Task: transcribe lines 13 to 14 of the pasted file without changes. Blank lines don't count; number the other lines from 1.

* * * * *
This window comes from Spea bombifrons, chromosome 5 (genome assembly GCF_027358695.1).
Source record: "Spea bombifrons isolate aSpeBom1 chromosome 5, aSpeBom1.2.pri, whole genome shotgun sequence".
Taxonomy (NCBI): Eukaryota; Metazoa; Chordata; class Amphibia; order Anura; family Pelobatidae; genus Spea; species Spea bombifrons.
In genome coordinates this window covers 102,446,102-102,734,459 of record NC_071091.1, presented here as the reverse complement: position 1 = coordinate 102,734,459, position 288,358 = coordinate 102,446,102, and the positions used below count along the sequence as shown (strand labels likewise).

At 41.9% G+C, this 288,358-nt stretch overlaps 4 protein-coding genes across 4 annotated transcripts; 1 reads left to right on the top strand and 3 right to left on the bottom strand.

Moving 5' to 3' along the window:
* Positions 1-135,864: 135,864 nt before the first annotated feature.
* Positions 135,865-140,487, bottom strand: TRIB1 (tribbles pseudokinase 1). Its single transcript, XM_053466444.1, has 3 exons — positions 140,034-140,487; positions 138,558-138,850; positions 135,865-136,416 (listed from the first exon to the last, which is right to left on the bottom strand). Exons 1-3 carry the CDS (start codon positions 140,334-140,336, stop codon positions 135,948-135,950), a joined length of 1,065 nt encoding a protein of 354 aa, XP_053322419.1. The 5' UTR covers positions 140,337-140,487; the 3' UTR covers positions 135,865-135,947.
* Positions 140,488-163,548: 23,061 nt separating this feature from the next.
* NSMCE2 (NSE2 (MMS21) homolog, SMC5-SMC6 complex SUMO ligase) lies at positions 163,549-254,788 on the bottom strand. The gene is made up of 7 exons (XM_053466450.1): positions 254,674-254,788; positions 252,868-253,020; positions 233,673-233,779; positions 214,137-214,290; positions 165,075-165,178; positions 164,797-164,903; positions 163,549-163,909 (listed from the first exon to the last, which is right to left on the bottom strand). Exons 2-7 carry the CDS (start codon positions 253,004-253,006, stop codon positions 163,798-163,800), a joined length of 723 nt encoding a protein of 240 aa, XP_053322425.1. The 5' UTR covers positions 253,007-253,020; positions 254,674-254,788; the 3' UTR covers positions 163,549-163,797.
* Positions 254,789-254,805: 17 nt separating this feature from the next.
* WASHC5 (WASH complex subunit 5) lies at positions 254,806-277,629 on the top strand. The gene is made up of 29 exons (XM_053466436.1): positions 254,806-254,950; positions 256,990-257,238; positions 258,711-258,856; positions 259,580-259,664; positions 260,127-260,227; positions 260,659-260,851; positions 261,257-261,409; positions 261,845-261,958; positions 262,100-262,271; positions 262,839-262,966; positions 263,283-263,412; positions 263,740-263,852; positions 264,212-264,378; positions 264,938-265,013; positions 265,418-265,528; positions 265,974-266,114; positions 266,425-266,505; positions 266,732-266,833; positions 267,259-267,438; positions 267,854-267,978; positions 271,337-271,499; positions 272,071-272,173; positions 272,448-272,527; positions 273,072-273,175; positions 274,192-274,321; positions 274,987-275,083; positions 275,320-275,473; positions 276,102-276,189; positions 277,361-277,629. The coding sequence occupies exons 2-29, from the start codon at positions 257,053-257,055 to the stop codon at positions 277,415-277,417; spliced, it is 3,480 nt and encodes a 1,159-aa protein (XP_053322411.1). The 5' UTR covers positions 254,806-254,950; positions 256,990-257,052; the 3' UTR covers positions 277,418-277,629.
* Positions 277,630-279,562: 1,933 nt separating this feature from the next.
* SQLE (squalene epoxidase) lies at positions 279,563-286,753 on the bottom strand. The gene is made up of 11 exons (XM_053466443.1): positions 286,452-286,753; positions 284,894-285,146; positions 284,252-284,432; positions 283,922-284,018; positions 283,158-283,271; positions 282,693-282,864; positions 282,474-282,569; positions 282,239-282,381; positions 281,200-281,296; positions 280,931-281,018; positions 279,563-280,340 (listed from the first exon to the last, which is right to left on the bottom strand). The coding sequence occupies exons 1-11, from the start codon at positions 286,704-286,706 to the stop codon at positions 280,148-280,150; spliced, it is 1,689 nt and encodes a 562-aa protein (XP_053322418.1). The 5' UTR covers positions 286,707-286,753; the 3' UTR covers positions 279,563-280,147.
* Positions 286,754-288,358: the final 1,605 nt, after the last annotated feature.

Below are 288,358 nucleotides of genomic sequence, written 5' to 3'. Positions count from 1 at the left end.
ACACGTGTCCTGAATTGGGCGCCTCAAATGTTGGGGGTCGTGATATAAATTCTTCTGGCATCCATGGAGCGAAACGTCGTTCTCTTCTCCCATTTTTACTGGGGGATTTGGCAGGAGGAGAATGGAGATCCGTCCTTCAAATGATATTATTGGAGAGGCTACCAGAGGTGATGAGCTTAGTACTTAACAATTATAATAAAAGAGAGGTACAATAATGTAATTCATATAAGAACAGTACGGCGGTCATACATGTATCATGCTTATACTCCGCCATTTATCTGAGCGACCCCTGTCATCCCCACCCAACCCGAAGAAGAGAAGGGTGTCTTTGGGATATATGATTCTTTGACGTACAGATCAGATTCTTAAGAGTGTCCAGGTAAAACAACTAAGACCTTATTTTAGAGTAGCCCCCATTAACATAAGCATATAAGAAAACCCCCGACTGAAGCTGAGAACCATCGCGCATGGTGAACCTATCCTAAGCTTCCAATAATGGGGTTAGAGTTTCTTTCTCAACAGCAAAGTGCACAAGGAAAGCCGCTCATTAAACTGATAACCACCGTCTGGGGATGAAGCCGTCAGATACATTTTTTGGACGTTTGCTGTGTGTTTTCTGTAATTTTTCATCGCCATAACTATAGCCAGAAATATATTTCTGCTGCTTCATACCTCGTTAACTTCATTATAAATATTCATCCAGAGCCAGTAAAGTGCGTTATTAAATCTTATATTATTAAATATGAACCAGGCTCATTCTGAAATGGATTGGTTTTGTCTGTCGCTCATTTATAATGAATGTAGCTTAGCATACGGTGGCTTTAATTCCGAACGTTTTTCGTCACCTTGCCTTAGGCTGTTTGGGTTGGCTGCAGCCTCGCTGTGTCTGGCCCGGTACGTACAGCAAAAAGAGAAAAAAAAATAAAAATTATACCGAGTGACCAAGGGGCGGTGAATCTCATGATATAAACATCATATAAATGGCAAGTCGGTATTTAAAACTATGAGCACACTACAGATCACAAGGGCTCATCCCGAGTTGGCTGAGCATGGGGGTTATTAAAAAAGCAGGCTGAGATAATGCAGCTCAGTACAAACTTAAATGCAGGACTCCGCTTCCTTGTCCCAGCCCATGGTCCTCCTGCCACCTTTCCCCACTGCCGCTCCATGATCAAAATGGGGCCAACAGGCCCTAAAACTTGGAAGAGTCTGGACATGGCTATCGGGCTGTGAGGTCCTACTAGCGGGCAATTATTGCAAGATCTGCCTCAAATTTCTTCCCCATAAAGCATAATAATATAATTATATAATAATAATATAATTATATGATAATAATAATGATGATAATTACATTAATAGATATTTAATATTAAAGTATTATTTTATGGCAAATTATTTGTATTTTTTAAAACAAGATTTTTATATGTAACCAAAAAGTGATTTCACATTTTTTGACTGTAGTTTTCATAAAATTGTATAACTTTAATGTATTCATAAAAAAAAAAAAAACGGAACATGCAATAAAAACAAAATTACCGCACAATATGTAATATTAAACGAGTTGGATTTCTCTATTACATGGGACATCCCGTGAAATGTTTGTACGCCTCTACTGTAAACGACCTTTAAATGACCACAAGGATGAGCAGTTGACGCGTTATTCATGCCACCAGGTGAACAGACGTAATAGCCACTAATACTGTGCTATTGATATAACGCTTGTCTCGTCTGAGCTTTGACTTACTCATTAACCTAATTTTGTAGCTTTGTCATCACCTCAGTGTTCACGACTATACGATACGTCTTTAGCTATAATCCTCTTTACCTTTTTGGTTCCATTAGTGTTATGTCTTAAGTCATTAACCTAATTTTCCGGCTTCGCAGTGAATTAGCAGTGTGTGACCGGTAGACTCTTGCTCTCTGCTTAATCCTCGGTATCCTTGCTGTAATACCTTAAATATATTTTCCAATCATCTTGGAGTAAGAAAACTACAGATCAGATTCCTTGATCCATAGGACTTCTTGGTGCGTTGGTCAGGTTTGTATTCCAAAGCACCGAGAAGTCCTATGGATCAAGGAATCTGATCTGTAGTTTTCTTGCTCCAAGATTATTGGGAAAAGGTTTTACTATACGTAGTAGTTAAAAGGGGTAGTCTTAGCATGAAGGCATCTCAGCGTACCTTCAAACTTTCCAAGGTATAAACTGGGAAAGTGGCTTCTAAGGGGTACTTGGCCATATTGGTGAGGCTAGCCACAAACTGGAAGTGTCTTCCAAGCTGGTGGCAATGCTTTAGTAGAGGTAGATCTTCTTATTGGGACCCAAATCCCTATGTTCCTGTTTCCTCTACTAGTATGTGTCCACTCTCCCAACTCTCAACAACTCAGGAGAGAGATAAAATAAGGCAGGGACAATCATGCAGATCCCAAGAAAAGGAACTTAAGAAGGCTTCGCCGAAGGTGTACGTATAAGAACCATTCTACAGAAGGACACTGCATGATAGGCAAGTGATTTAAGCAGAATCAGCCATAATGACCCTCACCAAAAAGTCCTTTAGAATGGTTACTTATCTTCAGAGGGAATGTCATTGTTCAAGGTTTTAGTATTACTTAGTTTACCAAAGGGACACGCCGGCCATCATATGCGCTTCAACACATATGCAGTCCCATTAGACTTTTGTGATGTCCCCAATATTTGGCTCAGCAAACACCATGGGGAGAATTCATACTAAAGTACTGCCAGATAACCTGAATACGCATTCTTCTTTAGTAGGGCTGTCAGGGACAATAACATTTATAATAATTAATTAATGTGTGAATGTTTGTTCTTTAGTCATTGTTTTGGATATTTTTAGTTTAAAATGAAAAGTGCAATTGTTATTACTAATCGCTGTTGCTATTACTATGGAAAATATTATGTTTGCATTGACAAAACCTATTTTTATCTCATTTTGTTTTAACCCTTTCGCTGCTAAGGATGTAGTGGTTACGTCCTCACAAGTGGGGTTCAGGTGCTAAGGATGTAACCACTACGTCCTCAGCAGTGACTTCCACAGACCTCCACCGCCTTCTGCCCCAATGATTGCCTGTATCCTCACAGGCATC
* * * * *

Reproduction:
* Positions 277,630-279,562: 1,933 nt separating this feature from the next.
* SQLE (squalene epoxidase) lies at positions 279,563-286,753 on the bottom strand. The gene is made up of 11 exons (XM_053466443.1): positions 286,452-286,753; positions 284,894-285,146; positions 284,252-284,432; positions 283,922-284,018; positions 283,158-283,271; positions 282,693-282,864; positions 282,474-282,569; positions 282,239-282,381; positions 281,200-281,296; positions 280,931-281,018; positions 279,563-280,340 (listed from the first exon to the last, which is right to left on the bottom strand). The coding sequence occupies exons 1-11, from the start codon at positions 286,704-286,706 to the stop codon at positions 280,148-280,150; spliced, it is 1,689 nt and encodes a 562-aa protein (XP_053322418.1). The 5' UTR covers positions 286,707-286,753; the 3' UTR covers positions 279,563-280,147.